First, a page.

"He (Yankee owner George Steinbrenner) feels if I don't have a third pitch, I can't last another five, six years," Guidry said.

Guidry doesn't agree. He says he is working on a changeup, but "by the time I master it, I'll be gone, retired. . . If I throw it twice a game, will it add a year to my longevity? What would constitute longevity, throwing a changeup four times a game or not throwing the fast ball as hard?

"I sit down here and I think about Nolan Ryan and Tom Seaver," Guidry said. "Were they asked those questions at age 30? Now, at 34, Ryan is throwing as hard as ever. Were they wondering whether he burned out?"

Longevity is a sensitive issue in the era of long-term contracts. Guidry's contract with the Yankees expires at the end of the year. Originally, Guidry was asking for something close to $6 million for five years. But, he says, "The dollar figure has been wiped off the board. The big question is the years."

The contract negotiations, he says, may be why his loss of velocity is being discussed.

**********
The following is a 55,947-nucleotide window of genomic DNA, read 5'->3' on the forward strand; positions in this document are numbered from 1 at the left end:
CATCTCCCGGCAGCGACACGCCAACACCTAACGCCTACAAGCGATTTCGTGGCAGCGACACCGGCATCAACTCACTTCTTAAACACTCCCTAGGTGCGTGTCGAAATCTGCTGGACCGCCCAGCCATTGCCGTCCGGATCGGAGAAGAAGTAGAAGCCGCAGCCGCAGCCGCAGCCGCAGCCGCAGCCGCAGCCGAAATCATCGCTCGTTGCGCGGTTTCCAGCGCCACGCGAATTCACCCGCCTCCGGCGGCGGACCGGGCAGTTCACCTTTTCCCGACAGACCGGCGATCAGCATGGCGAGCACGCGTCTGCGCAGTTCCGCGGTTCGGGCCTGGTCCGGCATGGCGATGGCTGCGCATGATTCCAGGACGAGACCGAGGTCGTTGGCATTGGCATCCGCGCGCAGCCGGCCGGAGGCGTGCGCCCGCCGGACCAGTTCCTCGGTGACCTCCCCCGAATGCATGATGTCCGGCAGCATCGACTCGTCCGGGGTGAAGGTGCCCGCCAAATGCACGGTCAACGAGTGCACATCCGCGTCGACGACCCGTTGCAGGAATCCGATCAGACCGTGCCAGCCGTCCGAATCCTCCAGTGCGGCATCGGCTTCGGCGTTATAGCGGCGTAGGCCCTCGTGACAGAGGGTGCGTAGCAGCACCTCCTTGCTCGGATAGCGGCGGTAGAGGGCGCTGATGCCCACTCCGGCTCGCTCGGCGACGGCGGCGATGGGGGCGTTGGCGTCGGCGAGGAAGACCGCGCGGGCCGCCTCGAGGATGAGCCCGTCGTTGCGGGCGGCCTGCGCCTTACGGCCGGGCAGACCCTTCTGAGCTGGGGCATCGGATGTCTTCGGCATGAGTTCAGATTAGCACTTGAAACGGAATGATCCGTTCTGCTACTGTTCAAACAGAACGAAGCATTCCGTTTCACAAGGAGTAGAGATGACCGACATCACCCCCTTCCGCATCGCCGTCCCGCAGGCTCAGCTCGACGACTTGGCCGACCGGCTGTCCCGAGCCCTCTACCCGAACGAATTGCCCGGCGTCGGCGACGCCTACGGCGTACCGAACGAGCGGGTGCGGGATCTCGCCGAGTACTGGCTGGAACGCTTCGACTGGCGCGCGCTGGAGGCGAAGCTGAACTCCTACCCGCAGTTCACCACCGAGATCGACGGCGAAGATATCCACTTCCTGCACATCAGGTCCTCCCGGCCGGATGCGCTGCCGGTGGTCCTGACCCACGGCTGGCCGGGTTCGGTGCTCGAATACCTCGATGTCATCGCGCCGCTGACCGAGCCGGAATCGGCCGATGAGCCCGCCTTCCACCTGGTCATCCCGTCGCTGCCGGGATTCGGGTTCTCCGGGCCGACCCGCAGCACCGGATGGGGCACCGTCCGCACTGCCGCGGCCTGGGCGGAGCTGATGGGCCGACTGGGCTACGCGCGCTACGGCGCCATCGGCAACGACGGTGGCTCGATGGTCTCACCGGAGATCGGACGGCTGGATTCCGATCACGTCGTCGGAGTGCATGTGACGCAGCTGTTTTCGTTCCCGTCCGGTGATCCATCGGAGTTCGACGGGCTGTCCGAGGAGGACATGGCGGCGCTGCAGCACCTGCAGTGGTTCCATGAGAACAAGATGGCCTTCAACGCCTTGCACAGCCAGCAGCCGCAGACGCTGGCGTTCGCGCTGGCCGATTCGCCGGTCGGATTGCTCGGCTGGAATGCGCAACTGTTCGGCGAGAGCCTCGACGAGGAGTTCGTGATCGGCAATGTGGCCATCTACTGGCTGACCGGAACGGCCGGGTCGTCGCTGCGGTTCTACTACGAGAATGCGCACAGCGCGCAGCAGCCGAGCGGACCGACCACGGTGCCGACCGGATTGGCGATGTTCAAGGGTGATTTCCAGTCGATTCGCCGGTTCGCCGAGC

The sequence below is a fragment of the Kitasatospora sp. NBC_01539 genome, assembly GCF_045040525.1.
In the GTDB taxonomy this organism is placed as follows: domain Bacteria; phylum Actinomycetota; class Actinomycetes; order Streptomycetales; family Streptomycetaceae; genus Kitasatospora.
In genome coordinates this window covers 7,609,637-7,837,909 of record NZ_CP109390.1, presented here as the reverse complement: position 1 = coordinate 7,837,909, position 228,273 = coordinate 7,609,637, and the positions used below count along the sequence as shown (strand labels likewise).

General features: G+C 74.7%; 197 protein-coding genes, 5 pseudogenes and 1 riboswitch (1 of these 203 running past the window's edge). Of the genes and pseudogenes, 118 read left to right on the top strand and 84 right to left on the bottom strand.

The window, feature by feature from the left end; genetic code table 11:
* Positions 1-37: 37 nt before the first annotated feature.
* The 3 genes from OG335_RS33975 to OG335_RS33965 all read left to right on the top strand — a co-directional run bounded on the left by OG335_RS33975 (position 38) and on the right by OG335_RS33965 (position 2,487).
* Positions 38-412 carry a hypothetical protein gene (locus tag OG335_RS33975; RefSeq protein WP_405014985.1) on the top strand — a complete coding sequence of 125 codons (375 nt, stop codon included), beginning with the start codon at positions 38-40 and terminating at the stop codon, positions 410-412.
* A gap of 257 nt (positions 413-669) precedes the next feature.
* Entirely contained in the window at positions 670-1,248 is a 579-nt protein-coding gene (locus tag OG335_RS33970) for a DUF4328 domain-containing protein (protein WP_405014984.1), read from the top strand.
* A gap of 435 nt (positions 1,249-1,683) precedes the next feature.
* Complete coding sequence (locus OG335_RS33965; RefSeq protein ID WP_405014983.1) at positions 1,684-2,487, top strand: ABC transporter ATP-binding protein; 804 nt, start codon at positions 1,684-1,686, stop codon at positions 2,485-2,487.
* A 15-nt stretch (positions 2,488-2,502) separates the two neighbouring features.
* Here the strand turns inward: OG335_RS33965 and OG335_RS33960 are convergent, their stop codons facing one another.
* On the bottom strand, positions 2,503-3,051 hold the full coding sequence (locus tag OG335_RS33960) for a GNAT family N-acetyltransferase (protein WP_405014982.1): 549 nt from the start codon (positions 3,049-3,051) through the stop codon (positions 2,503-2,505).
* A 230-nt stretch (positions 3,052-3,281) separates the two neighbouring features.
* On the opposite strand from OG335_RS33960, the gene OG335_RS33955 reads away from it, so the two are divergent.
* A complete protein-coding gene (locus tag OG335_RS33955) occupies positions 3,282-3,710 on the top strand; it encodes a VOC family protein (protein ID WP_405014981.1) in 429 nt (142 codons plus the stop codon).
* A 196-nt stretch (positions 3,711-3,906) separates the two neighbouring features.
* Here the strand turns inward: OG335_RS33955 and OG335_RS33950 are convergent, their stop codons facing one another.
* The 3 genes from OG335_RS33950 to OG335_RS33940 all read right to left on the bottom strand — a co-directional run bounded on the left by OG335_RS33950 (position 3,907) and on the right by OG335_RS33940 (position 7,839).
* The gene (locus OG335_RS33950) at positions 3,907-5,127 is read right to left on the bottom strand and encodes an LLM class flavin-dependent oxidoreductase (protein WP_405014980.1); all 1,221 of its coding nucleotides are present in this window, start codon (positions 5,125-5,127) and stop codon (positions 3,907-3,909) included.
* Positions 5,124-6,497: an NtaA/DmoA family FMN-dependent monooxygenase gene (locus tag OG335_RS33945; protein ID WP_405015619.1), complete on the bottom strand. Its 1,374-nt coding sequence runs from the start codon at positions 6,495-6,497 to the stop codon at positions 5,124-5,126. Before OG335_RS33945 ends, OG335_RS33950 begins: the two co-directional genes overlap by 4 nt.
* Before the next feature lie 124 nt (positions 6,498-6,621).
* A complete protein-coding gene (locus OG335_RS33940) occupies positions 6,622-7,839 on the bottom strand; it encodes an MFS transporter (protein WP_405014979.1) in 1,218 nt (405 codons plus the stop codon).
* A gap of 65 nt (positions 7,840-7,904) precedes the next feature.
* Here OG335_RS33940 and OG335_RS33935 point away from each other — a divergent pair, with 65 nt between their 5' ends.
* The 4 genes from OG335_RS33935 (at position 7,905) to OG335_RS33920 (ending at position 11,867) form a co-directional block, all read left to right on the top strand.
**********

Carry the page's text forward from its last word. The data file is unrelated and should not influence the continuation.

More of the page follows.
You mean it's a negotiating ploy to bring down the asking price?

"That's probably what it is," he said.

Steinbrenner could not be reached for comment.

Guidry, who exudes the pride of the Yankees that their owner likes to talk about, does not seem terribly concerned about payoffs. After the 1978 season, he turned down a car commercial, a cologne commercial "and a spot on Fantasy Island," he says. "I would not have cashed in if I had 10 years like that."

Guidry finds it much harder to ask for an autograph than give one, but he does it anyway. After the 1980 winter Olympics, he met a couple of the members of the U.S. hockey team. "They said, 'What do you want our autograph for, we want yours.' I understand how they feel.

"Everyone says, 'I wish I could have a season like Ron Guidry had in '78, he said. "I had it early in my career. Everything else is overshadowed. But I don't want to be known for one great season. I want to be known as a consistent pitcher."

Perhaps, Williams said, "he's trying to bail out of the limelight and be one of the masses instead of being on the pedestal."

Guidry wonders. "Do people honestly want one or two years like 1978 or an average of 18-19 wins for the next six?"

The question is, which does he want? Certainly, anyone with an ego that demanded recessed lighting would not have been able to make the choice Guidry says he has made: to choose not to be spectacular.

Guidry smiled. "That's me," he said.